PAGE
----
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  3. Rise says:

    one other plausible reason for thesuicide was his romanticization of the death of a man in his prime. “confessions of a mask” and “patriotism” offer some clues to his visions of a “beautiful” death.

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  4. Tony says:

    Rise – Two I haven't read yet: I'm sure his non/semi-fiction would give a lot of insights into his character…

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  5. Ally says:

    I am planning on reading my first book by him, The Decay of the Angel, next year 🙂

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  6. Tony says:

    Ally – Just so you know, 'The Decay of the Angel' is actually the final book of a four-part series – I'm not sure it would be the best place to start…

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  7. Ally says:

    Hmm, you're perfectly right, I will have to reconsider the strategy then 🙂 Thanks!

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  8. claire says:

    I've only read one book by Mishima (The Temple of the Golden Pavilion) but of all the Japanese books I've read I consider this my favourite. Consequently, I believe in my head he's the Japanese writer I most favour. I'm not sure, though, as it was just one book, but I hope I'm right. I'm looking to read more by him this year. Not sure if I'll be able to acquire one by January but certainly reading the Sea of Fertility tetralogy for the next JapLit Challenge in July.

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  9. Tony says:

    Claire – It's well worth it 🙂 He has a great style, even if many Japanese don't see him as such a traditionally-Japanese writer as Kawabata, for example.

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  10. matttodd says:

    Forbidden Colours is my favourite of his – ironically, I found it much easier going than Kinkakuji and Spring Snow.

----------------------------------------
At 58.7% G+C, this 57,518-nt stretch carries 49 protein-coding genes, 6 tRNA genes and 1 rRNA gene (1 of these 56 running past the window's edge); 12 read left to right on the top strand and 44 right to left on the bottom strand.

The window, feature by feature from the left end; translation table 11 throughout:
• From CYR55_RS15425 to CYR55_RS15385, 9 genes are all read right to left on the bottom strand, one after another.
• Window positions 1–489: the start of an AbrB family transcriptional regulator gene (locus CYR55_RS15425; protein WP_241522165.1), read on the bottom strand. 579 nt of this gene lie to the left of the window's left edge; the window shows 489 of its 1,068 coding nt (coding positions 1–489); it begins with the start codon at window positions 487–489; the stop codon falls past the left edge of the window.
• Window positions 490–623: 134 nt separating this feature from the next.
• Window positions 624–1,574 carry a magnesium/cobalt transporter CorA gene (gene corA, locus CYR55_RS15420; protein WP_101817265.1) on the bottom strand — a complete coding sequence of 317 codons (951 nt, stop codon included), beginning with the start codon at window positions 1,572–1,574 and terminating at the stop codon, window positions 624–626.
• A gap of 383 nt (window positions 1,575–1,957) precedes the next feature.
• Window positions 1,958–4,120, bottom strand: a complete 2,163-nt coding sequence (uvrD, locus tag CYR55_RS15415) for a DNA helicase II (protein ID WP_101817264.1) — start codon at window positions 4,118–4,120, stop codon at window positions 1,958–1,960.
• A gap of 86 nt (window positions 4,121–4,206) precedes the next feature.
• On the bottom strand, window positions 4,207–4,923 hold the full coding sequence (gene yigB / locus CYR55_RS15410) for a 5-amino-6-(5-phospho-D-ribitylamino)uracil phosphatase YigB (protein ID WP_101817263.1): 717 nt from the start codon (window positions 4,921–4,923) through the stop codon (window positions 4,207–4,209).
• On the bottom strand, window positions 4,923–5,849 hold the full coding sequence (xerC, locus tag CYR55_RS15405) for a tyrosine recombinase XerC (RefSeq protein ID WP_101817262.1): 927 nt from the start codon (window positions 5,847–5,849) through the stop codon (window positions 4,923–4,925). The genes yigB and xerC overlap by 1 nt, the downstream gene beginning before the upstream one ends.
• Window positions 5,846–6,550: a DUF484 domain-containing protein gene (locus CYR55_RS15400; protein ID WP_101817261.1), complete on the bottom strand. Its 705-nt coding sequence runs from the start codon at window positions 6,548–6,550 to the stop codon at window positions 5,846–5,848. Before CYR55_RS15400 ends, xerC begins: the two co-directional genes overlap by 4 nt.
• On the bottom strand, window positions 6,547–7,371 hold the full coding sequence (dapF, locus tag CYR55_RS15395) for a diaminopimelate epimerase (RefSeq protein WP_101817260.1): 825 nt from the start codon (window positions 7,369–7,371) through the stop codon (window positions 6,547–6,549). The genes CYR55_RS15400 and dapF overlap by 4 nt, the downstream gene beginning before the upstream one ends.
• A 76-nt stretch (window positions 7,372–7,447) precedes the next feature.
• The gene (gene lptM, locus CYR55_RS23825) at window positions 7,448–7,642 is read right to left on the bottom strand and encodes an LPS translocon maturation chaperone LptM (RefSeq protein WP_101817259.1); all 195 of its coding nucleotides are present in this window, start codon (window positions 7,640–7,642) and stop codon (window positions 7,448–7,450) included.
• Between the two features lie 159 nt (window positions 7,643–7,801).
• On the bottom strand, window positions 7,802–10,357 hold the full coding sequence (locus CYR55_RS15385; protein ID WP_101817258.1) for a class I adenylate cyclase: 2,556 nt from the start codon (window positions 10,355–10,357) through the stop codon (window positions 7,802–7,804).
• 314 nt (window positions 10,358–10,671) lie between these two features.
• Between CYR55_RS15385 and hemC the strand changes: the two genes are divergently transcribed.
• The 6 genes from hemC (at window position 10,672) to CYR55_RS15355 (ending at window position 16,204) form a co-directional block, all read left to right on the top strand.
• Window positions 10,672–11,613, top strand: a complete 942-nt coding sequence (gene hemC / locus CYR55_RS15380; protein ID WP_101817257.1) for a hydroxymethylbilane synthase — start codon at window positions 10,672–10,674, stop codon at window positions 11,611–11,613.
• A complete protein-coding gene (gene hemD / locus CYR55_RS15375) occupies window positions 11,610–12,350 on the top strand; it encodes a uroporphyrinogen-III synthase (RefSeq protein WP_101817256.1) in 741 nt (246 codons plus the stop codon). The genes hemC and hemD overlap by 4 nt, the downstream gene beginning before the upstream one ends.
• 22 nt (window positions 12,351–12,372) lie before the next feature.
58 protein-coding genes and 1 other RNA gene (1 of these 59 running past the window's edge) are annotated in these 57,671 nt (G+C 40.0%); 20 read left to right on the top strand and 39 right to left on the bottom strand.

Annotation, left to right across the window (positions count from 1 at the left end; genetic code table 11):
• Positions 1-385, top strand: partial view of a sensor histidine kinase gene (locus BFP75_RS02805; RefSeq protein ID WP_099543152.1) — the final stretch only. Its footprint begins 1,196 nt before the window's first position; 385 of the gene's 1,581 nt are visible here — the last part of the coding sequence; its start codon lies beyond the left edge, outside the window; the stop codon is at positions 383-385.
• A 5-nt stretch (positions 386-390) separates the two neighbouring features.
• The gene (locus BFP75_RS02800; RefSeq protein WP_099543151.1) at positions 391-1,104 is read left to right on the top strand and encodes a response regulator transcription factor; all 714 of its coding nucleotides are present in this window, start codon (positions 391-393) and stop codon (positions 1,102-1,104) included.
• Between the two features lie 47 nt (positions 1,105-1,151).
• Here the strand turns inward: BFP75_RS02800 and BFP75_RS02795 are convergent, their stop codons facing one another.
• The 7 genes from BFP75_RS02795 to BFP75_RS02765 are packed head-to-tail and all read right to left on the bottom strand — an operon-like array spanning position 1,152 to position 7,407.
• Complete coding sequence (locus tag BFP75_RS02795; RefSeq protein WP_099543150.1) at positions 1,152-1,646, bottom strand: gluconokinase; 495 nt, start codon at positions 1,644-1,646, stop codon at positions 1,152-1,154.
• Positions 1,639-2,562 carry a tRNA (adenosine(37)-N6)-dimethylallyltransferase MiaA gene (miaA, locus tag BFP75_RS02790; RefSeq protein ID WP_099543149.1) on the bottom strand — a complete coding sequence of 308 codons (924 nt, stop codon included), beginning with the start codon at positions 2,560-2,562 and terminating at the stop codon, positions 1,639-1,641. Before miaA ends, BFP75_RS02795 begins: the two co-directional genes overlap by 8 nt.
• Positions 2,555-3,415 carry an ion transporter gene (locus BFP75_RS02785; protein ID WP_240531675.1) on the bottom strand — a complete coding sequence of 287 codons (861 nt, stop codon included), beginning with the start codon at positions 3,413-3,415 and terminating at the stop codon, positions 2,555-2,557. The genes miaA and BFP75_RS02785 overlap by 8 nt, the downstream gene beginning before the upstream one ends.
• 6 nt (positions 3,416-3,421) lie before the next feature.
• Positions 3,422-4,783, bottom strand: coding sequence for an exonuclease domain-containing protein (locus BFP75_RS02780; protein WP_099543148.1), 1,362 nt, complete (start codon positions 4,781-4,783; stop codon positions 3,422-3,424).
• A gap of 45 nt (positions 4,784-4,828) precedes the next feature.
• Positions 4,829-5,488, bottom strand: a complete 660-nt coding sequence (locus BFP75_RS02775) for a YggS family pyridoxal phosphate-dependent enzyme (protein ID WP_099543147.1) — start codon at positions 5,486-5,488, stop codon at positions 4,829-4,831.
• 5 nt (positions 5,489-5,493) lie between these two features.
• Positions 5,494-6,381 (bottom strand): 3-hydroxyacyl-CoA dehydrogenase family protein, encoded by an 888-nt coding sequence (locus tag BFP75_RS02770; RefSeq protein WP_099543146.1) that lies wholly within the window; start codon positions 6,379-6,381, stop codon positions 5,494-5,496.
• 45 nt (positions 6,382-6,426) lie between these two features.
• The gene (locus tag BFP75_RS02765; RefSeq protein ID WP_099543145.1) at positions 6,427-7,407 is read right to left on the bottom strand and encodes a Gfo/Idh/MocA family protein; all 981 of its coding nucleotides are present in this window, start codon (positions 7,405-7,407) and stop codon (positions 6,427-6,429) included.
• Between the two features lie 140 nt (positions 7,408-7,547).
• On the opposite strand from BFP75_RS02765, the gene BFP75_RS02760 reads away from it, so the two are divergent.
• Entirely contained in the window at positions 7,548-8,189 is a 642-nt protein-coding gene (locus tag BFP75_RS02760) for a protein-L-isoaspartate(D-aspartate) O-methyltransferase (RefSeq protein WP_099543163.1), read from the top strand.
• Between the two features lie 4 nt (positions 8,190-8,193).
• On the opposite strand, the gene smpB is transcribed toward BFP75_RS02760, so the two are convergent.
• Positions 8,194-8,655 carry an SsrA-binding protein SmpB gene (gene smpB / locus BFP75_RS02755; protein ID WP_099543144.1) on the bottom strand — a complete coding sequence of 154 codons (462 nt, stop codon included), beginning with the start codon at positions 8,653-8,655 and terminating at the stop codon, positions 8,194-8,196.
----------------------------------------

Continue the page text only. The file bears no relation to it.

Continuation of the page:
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  11. Tony says:

    Matt – Really? 'Kinkakuji' I can see, but not 'Spring Snow' 😉

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  12. matttodd says:

    I think Mishima is a much better writer when he's dealing with gay issues, since so much of his life is consumed with his constant denial of his sexuality. For me, it's far more fertile ground for him than the other stuff.

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  13. Tony says:

    Matt – Which other novels cover that ground? 'The Sea of Fertility' doesn't really go there that much, and I can't really remember anything in the others I've read…

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  14. JoV says:

    Ah Mishima, the pure mention of his name sends chill to my spine… in both good and bad ways. I read 4 of his books but would prefer to read something which is not emotionally so destructive! I have been lurking the libraries for years and Spring Snow always seems to be the most frequently missing items from the shelves! I'd really like to read Forbidden Colours as the soundtrack is one of my favourite Japanese songs.

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  15. Tony says:

    Jo – 'Spring Snow' would be a great one to read – of course, then you'd be forced to read the other three in the series…

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  16. mel u says:

    I just started The Golden Pavilion and hope to complete it in a few days.

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  17. Tony says:

    Mel – That's a good one, if a little dense at times. I've read it a couple of times, but it's one I'm sure I'll come back to in the future.